icon_smile.gif

    Good luck!
  • MSUBioNerd

    Posts: 1813

    Aug 27, 2009 5:41 AM GMT
    antelope saidDON'T SMILE BEFORE THANKSGIVING!


    I think this is terrible advice. I agree with westguy79 that you have to be stricter than you'd like for the first few months; that will establish expectations for the class, and allow you to relax some later in the year. But a flat out refusal to smile for a couple of months will likely make you seem inhuman, and will probably do considerably more harm than good.

    I would advise keeping in mind what is within your power and what is not. It is essentially impossible for a teacher to motivate a student; if the student doesn't care, no matter how good of a teacher you are, they will not learn very much. As a teacher you can easily demotivate someone; motivating them is something else entirely. What you can control is making sure that you have multiple ways of explaining a topic, that you set clear expectations and have as objective of standards as possible, and make sure your students know that it's perfectly OK to ask questions when they don't understand something.

    I would also suggest, as unpopular as it may be, grading the product, not the process. I dealt with years of teachers who would mark me down because despite my exam scores and final versions of essays, they felt I took too few notes, or objected that I didn't write an outline before writing the essay because I wrote directly on the computer and edited as I wrote, or some other BS that I'm sure they felt was teaching me good work habits but really taught me that they cared less about whether I had learned and understood the material than they did that I fit into their notions about the proper way to learn things, as if there was only one.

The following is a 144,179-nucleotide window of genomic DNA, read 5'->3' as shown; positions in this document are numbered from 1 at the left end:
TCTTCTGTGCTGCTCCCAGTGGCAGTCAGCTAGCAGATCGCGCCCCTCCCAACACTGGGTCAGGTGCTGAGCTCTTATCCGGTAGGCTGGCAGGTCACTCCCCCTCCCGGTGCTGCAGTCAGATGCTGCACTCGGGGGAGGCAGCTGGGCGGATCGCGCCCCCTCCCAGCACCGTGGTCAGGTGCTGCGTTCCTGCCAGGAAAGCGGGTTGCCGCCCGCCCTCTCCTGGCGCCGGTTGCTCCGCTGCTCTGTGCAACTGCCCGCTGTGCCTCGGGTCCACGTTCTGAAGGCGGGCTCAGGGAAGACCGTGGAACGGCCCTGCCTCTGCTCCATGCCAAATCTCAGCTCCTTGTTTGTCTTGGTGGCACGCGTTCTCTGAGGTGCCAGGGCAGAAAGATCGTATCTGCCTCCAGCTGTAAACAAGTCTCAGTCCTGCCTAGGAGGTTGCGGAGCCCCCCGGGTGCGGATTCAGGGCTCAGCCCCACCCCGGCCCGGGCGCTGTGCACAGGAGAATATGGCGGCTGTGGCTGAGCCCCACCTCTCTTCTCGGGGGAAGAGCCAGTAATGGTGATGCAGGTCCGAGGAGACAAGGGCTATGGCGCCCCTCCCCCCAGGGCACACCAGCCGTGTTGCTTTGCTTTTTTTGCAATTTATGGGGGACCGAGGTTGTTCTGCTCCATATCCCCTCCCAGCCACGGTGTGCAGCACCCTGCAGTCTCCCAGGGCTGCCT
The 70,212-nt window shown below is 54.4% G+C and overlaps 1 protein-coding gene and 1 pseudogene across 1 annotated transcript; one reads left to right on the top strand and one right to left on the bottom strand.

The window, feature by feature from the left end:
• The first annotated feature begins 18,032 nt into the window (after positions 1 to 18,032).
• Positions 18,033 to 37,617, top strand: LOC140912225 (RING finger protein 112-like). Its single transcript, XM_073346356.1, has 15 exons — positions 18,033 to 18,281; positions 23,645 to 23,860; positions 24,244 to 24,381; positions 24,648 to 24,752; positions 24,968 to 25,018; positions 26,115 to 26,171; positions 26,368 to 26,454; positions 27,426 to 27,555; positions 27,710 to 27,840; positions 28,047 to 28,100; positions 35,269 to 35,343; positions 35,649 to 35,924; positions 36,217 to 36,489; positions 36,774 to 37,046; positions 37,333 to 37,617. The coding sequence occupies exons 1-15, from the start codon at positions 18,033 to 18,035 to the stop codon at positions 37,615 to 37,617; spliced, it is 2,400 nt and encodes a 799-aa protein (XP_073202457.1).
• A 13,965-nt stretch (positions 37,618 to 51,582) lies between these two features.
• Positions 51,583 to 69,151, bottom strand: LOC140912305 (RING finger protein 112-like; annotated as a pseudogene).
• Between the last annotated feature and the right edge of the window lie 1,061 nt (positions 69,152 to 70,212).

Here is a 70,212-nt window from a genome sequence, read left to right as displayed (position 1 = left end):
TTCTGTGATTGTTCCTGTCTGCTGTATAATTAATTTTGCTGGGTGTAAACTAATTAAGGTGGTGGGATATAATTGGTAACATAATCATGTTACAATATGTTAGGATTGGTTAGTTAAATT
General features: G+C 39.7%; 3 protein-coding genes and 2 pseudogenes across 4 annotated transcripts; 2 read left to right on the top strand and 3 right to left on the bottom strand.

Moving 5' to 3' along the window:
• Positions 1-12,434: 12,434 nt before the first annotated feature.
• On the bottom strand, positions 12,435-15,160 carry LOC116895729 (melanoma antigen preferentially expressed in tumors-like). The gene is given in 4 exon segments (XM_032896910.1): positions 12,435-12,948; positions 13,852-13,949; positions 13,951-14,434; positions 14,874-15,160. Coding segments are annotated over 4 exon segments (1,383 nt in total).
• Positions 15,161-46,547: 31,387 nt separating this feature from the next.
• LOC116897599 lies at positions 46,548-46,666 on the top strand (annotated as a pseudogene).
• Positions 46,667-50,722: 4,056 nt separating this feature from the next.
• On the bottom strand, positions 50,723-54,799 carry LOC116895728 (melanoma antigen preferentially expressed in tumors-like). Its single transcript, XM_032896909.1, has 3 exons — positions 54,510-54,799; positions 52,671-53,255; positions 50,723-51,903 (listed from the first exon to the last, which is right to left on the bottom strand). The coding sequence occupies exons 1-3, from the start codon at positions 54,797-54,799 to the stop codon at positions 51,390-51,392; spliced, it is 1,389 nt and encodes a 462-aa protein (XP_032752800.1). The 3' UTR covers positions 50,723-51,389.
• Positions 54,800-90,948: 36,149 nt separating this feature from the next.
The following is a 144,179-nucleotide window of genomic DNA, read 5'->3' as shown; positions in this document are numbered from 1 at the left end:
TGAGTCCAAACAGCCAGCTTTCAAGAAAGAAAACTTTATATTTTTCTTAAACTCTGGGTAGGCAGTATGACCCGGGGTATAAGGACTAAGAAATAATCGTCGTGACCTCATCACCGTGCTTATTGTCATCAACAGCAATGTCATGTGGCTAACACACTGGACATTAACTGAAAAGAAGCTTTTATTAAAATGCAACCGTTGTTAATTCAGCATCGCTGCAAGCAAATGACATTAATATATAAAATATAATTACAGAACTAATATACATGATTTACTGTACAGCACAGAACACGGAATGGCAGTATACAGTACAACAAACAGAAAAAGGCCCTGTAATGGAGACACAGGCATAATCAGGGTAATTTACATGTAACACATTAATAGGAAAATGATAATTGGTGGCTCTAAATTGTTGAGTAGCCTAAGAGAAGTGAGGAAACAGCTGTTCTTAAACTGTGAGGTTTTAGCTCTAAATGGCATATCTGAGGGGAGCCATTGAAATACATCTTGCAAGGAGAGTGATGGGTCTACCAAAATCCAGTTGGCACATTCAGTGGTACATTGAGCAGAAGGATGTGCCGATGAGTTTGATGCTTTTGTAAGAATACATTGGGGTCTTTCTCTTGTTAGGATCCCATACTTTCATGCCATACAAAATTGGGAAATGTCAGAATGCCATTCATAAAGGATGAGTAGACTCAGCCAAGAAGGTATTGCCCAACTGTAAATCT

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    Aug 27, 2009 11:15 AM GMT
    MSUBioNerd said

    I would also suggest, as unpopular as it may be, grading the product, not the process. I dealt with years of teachers who would mark me down because despite my exam scores and final versions of essays, they felt I took too few notes, or objected that I didn't write an outline before writing the essay because I wrote directly on the computer and edited as I wrote, or some other BS that I'm sure they felt was teaching me good work habits but really taught me that they cared less about whether I had learned and understood the material than they did that I fit into their notions about the proper way to learn things, as if there was only one.


    I think most of the resistance towards only grading the product comes from resistance to standardized testing. As a math teacher, if I only cared about the product, then ultimately what's the difference between giving a multiple choice test and an open response test? All I care is whether they got the answer right, yes?